Paul Lewis: Has Lydia Ko pushed the panic button too early?

By Paul Lewis

New Zealand's Lydia Ko with caddie Jason Hamilton during the final round of the womens golf. Rio Olympics Games 2016, Rio de Janeiro. Photo - John Cowpland / www.photosport.co.nz
New Zealand's Lydia Ko with caddie Jason Hamilton during the final round of the womens golf. Rio Olympics Games 2016, Rio de Janeiro. Photo - John Cowpland / www.photosport.co.nz

Pressure is a demanding friend but an insistent enemy - and some fear Lydia Ko's sacking of caddy Jason Hamilton could point to a downward spiral in the fortunes of the world's No 1 woman golfer.

Ko's game has stuttered; she's had one top five finish in her previous five tournaments, ending with a 51st placing at the KEB HanaBank Championship in South Korea.

After that, Ko parted ways with Hamilton - all done with copious assurances of parting as friends. However, many are wondering if it is an overreaction in the sport where, more than any other, troughs inevitably shadow peaks.

Certainly Steve Williams, Tiger Woods' former caddy (who knows about acrimonious splits with a golfer), wondered aloud this week if Ko had "pushed the panic button a bit early".

Ko's appearance in Malaysia this weekend is her first without Hamilton - she is using local caddies and will settle on a new bag carrier next season.

After the second round, Ko was tied for 23rd, while Hamilton, on the bag for another Korean, Ha Na Jang, saw his new charge tied for fifth.

Williams made the point her slump is really only a stumble and maybe did not occasion parting with a caddy who had been with her for 10 of her 14 LPGA wins, including both majors.

Beyond saying "sometimes change can be a good thing", Ko has not explained her decision, though most feel it was prompted by finding the water at the US Open when going for the green - dropping from first to third, with speculation Hamilton either advocated the adventurous approach or failed to get his golfer's mental equilibrium right for such a clutch shot.

After all, it was Hamilton who talked Ko into a safety-first shot at the key moment at the ANA Inspiration earlier this year. Result: a birdie and her second major.

It all seemed oh-so-easy for Ko then. "To me, fun is the key," she said after winning the ANA. "I think fun is underrated. Obviously we need to be serious out there, and you need to try your best and you need to focus, but at the same time, you've got to have fun because we're out there for a long time ... I think when I have fun, that's when I play my best."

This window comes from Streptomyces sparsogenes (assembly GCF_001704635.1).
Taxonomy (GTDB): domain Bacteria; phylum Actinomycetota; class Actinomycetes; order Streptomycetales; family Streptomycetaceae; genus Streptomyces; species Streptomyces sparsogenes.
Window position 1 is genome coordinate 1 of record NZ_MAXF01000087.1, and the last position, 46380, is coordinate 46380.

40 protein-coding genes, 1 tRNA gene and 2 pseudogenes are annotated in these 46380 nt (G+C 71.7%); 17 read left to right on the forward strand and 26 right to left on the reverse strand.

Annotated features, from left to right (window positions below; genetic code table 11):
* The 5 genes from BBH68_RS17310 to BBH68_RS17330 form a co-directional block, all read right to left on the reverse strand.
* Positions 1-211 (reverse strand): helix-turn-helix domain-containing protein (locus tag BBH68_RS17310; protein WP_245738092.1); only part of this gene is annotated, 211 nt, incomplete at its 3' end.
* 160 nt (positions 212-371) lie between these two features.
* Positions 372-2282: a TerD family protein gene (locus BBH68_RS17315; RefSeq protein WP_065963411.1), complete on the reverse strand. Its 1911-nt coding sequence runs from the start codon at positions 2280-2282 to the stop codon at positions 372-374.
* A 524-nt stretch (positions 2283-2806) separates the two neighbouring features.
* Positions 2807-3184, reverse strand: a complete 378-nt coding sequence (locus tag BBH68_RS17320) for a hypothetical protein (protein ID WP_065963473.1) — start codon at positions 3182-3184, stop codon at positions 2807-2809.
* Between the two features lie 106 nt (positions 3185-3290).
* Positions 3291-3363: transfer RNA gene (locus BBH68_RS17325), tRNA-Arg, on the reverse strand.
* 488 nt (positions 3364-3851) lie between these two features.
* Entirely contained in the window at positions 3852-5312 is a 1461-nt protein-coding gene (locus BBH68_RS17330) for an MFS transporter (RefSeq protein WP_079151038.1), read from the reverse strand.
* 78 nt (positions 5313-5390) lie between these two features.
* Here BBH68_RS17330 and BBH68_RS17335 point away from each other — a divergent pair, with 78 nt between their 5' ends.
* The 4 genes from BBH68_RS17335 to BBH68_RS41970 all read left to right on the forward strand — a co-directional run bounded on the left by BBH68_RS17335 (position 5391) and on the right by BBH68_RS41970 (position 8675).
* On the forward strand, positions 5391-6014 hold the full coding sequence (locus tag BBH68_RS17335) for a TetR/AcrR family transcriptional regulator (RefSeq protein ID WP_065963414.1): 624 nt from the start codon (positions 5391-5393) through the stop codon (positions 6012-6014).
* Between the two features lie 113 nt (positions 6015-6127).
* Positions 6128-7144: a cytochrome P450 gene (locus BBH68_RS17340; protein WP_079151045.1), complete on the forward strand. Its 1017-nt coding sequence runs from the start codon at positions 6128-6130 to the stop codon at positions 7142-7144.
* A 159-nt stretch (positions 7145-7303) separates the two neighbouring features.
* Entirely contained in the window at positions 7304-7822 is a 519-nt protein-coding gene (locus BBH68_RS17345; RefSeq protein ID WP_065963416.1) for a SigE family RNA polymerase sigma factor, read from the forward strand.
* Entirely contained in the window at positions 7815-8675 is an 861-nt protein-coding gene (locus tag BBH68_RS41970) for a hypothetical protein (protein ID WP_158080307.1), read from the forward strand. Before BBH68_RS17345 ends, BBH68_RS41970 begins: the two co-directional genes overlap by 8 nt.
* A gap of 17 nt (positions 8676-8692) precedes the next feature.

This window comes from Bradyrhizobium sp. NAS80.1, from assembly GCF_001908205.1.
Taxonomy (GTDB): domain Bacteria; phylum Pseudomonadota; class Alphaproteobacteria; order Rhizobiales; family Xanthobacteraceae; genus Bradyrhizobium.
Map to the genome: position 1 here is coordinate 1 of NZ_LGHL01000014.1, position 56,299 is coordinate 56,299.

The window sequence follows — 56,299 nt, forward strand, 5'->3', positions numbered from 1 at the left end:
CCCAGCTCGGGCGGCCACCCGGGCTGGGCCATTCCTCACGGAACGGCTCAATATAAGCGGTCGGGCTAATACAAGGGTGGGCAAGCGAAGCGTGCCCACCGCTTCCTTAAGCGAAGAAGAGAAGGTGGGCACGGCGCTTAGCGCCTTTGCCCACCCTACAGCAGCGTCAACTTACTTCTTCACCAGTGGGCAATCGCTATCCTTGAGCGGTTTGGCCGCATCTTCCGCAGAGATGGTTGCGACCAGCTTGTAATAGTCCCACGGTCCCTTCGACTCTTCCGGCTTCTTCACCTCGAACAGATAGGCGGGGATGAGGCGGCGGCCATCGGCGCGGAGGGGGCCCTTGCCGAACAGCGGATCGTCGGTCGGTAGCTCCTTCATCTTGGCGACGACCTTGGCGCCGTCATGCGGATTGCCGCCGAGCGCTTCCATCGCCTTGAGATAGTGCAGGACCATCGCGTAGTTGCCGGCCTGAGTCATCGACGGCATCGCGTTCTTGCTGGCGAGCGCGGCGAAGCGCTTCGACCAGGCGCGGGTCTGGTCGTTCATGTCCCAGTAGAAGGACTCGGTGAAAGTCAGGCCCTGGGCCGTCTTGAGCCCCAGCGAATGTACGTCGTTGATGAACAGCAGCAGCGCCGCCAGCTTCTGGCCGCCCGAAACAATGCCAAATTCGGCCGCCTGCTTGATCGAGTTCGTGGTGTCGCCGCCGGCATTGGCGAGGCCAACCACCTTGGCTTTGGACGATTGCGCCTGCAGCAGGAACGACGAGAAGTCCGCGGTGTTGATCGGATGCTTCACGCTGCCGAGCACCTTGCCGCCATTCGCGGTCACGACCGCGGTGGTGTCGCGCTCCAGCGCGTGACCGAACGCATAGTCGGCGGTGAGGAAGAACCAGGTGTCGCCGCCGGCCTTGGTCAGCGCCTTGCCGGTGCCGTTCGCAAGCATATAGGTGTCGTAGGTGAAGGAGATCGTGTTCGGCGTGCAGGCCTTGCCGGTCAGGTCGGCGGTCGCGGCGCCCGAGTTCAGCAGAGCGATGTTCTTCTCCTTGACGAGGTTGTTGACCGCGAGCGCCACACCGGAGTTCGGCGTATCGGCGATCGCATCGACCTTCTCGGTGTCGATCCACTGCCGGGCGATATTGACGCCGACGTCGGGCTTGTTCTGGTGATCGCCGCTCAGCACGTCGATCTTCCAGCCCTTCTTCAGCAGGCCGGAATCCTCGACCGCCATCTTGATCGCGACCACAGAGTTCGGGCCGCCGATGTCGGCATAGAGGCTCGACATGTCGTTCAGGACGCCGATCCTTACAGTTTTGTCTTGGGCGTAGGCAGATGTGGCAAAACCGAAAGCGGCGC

It's a fair bet Lydia isn't having as much fun right now. Firing a caddy is not just an employment matter. As the old golf commentator Henry Longhurst once said, a caddy is not just an assistant but "a guide, philosopher and friend".

Hamilton's been down this road before - he was fired by Yani Tseng, herself once at the peak of women's golf. The Taiwanese was world No 1 for over two years and was the youngest player, male or female, to win five majors. She ditched Hamilton during a downturn in form in 2012 and fired his replacement a few weeks later. More caddies down the track, her game has not returned. Still only 27, she is currently ranked 94th in the world.

It happens in golf; some fear it may be coming for Ko. There are concerns tinkering with her swing in an effort to find the comparatively short-hitting 19-year-old some more distance have not had the desired effect; she has developed a new tendency to miss left.

British golfer Luke Donald, a former world No 1, now 74th, also tried for more distance; his form deteriorated and has not returned. Even worse, he was fired by his caddy, John 'Long Socks' McLaren - a rare incidence of employee sacking boss; McLaren is currently with Briton Paul Casey, who plays in the US.

Ko is also no longer the new phenomenon; there are half-a-dozen challengers for her No 1 spot, including 18-year-old Canadian whizz-kid Brooke Henderson. Pressure.

Ko will come again. That famed temperament is her biggest weapon. Anyone who has watched her between shots knows her talk about "fun" isn't just talk.

She chats away to her caddy and playing companions and walks around with a grin on her face, for all the world like a teenage girl who has nothing more serious to do than update her Facebook page. It's a quality that should win many more tournaments - and majors.

It is also a rarity - a professional athlete who seems to like what she does. Andre Agassi is probably the best known athlete who didn't like his sport. Others who found their once enjoyable pastime had become a chore included Joe di Maggio, whose biography revealed he largely thought of baseball as a way to make money.

England cricket all-rounder Vic Marks once told an interviewer county cricketers spent much of their time searching the sky, hoping for rain.

Serena Williams said she preferred shopping or "sitting down" to tennis. British Premier League footballer Bobby Zamora said: "I'm not a massive football fan, really. Quite a lot more players than let on are the same. I don't watch games on an evening or anything like that."

The test for Ko will be when it stops being fun, now or later. If she, as the old saying goes, can keep her head while all round her are losing theirs - then she'll be a head taller than everyone else.

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